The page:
BA (Hons) Graphic Design graduate Sam Barclay raises money to publish book

People all over the world struggle with reading for a variety of reasons, including dyslexia, lack of education and an unfamiliar language to name a few.

I wonder what it's like to be dyslexic

People with reading difficulties are often capable of thinking in ways that others are not. As a result of this people with dyslexia are capable of true greatness, yet they are often misunderstood and treated unfairly. Failing to encourage those with reading difficulties in a way that makes sense to them can limit and in many cases, damage their ability to progress.

Great effort has been made to provide tools aimed at improving a persons reading but very little has been done to give those around them an understanding of what it really feels like to struggle in such a way.

With this in mind, BA (Hons) Graphic Design graduate Sam Barclay embarked on a typographic journey  to translate the experience of dyslexia in a manner as beautiful as it was educational.

“Being dyslexic, one thing always stood out, the available help was always aimed at making me read better. Very little effort was made to help the people around me understand what it feels like to struggle with reading.” Sam Barclay explains in his Kickstarter video.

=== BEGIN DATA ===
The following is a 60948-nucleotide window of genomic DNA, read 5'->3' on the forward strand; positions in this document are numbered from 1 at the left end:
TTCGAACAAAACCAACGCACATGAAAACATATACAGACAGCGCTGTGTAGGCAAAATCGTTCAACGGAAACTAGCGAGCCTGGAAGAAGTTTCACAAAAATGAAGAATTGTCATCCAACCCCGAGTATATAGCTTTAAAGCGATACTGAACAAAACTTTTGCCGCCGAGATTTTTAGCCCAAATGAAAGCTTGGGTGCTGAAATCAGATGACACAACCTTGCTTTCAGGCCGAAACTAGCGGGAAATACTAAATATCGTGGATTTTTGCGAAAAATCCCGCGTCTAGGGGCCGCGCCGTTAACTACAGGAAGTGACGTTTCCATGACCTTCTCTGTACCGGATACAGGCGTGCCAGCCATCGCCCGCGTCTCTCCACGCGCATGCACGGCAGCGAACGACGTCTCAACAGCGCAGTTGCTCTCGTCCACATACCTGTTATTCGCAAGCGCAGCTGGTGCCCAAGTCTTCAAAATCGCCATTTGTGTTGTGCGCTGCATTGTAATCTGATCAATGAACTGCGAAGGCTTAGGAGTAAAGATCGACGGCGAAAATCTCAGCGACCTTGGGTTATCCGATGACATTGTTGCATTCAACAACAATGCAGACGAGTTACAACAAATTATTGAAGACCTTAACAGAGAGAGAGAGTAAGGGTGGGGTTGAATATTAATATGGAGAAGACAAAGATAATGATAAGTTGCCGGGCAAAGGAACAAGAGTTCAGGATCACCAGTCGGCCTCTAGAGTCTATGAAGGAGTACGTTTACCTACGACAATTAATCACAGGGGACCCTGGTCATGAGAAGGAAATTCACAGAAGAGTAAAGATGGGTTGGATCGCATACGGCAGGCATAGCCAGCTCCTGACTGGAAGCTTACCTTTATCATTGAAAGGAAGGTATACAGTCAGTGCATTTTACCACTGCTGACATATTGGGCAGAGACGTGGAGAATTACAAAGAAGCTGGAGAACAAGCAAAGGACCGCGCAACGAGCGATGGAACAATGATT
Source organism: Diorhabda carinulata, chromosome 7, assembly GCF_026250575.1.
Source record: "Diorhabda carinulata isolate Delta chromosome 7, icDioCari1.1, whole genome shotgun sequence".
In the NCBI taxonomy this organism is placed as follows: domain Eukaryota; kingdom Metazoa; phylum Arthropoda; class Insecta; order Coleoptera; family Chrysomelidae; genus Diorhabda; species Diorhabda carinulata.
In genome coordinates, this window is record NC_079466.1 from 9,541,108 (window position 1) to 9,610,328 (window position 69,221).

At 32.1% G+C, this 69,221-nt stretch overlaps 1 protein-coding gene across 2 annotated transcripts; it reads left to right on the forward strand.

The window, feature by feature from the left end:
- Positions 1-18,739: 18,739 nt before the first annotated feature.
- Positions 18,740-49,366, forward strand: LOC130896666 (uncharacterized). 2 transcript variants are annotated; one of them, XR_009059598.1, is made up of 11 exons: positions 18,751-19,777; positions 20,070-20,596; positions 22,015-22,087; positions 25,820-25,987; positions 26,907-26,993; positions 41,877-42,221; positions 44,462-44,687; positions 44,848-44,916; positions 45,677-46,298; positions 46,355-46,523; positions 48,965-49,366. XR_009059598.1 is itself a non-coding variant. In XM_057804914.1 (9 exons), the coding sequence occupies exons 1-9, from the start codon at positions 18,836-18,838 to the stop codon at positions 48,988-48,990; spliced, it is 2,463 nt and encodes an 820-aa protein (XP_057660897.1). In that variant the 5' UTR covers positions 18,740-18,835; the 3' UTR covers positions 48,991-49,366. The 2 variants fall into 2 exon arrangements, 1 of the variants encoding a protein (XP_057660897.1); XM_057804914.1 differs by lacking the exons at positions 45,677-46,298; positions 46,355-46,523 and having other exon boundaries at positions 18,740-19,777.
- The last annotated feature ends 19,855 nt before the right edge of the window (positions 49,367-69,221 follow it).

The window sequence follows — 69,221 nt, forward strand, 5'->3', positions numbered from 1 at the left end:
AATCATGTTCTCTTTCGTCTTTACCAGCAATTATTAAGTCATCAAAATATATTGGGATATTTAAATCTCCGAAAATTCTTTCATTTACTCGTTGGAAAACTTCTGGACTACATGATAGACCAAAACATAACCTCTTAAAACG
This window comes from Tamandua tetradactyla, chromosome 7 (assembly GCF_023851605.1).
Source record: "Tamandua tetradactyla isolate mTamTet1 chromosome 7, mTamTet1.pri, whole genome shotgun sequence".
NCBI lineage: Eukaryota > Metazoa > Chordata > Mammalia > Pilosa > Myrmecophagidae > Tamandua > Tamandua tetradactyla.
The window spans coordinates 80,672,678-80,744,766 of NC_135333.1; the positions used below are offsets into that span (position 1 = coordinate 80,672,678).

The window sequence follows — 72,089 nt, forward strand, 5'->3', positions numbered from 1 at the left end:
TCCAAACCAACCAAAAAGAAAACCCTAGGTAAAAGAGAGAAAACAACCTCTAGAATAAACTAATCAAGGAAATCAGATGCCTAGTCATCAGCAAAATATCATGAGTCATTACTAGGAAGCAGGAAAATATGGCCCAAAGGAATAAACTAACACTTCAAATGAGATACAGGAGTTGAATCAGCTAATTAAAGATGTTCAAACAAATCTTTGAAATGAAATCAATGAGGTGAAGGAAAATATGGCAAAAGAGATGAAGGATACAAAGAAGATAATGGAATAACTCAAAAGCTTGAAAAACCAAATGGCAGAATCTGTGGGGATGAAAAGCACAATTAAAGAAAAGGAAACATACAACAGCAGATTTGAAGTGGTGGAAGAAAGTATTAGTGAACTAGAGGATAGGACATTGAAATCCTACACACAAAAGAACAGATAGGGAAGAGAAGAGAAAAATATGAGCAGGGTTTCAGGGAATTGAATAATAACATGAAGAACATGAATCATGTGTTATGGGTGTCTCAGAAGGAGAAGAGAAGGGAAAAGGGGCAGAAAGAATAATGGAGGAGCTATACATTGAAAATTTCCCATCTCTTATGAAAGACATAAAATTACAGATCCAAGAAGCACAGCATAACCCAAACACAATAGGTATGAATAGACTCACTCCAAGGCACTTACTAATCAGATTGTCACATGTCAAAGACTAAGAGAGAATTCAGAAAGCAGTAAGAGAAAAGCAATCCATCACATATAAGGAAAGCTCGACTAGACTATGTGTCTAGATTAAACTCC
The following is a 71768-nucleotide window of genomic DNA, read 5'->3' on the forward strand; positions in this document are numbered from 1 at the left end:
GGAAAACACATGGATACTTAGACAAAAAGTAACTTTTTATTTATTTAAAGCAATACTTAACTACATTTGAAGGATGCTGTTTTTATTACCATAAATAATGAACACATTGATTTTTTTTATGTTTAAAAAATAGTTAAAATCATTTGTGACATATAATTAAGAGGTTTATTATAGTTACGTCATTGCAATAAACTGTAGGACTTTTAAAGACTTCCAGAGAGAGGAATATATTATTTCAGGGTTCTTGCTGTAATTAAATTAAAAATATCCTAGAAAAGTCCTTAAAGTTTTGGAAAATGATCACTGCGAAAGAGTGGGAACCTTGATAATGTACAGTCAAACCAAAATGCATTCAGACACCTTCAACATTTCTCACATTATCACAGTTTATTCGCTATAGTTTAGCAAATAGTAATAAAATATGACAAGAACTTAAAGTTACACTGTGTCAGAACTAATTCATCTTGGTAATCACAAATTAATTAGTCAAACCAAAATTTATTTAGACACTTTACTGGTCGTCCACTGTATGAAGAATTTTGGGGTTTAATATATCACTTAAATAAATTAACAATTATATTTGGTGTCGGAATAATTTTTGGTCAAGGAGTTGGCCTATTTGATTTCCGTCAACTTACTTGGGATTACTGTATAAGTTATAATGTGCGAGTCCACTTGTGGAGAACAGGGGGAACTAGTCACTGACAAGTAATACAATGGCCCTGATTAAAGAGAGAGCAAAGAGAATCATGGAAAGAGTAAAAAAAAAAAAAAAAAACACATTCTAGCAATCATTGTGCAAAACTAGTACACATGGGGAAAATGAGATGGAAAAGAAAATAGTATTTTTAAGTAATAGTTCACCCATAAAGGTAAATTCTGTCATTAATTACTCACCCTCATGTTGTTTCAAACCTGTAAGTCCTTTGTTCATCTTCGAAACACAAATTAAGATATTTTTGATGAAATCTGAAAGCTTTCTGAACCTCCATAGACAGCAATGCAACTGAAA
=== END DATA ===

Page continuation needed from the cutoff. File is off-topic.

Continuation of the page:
The project started as a University set brief for the iSTD awards,  for which Sam received a commendation. The book was then taken to the New Designers exhibition in London where he was short-listed by the Design Council for the future pioneers award. It was suggested he should publish the book, I Wonder What It Feels Like To Be Dyslexic, a beautiful design-led journey into the struggle of dyslexia.

“Manipulating language through the use of typography has always appealed to me,” Barclay writes in his statement. “What interests me, is the challenges of generating an outcome that questions the users experience in the most exciting way.”

This all led to the kickstarter project in hopes to raise the money to publish this fantastic book. As it stands Sam has raised an amazing £40,780 which will fund the project.

Check out the Kickstarter site where you can purchase a book and contribute to the cause!